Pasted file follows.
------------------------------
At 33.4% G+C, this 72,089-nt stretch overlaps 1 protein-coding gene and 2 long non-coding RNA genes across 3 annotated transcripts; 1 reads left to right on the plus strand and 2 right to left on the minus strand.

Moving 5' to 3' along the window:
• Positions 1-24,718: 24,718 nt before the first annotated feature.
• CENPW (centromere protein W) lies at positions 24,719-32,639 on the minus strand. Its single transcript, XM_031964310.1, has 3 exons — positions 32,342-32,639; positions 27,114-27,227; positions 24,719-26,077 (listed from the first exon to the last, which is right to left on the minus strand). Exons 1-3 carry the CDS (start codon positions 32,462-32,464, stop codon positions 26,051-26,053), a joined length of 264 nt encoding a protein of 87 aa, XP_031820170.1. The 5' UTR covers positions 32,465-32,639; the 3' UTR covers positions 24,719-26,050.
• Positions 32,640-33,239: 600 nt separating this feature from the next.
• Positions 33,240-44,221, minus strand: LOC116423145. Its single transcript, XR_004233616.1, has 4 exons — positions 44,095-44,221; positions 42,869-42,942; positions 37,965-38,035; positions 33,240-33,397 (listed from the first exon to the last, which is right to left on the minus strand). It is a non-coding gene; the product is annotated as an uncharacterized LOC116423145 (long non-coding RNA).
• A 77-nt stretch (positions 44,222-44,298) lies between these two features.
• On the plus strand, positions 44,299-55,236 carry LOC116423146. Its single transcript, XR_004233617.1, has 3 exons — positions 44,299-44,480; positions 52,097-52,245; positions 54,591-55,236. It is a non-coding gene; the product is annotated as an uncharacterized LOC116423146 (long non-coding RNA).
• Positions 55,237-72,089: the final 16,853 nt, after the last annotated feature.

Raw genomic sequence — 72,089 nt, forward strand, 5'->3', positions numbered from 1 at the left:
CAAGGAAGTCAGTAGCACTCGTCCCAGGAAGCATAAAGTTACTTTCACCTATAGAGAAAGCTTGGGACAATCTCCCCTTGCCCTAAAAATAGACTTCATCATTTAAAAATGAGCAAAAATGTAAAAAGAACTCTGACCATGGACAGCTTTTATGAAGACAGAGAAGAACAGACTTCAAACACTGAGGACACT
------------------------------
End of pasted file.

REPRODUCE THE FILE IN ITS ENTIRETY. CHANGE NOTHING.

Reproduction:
At 33.4% G+C, this 72,089-nt stretch overlaps 1 protein-coding gene and 2 long non-coding RNA genes across 3 annotated transcripts; 1 reads left to right on the plus strand and 2 right to left on the minus strand.

Moving 5' to 3' along the window:
• Positions 1-24,718: 24,718 nt before the first annotated feature.
• CENPW (centromere protein W) lies at positions 24,719-32,639 on the minus strand. Its single transcript, XM_031964310.1, has 3 exons — positions 32,342-32,639; positions 27,114-27,227; positions 24,719-26,077 (listed from the first exon to the last, which is right to left on the minus strand). Exons 1-3 carry the CDS (start codon positions 32,462-32,464, stop codon positions 26,051-26,053), a joined length of 264 nt encoding a protein of 87 aa, XP_031820170.1. The 5' UTR covers positions 32,465-32,639; the 3' UTR covers positions 24,719-26,050.
• Positions 32,640-33,239: 600 nt separating this feature from the next.
• Positions 33,240-44,221, minus strand: LOC116423145. Its single transcript, XR_004233616.1, has 4 exons — positions 44,095-44,221; positions 42,869-42,942; positions 37,965-38,035; positions 33,240-33,397 (listed from the first exon to the last, which is right to left on the minus strand). It is a non-coding gene; the product is annotated as an uncharacterized LOC116423145 (long non-coding RNA).
• A 77-nt stretch (positions 44,222-44,298) lies between these two features.
• On the plus strand, positions 44,299-55,236 carry LOC116423146. Its single transcript, XR_004233617.1, has 3 exons — positions 44,299-44,480; positions 52,097-52,245; positions 54,591-55,236. It is a non-coding gene; the product is annotated as an uncharacterized LOC116423146 (long non-coding RNA).
• Positions 55,237-72,089: the final 16,853 nt, after the last annotated feature.

Raw genomic sequence — 72,089 nt, forward strand, 5'->3', positions numbered from 1 at the left:
CAAGGAAGTCAGTAGCACTCGTCCCAGGAAGCATAAAGTTACTTTCACCTATAGAGAAAGCTTGGGACAATCTCCCCTTGCCCTAAAAATAGACTTCATCATTTAAAAATGAGCAAAAATGTAAAAAGAACTCTGACCATGGACAGCTTTTATGAAGACAGAGAAGAACAGACTTCAAACACTGAGGACACT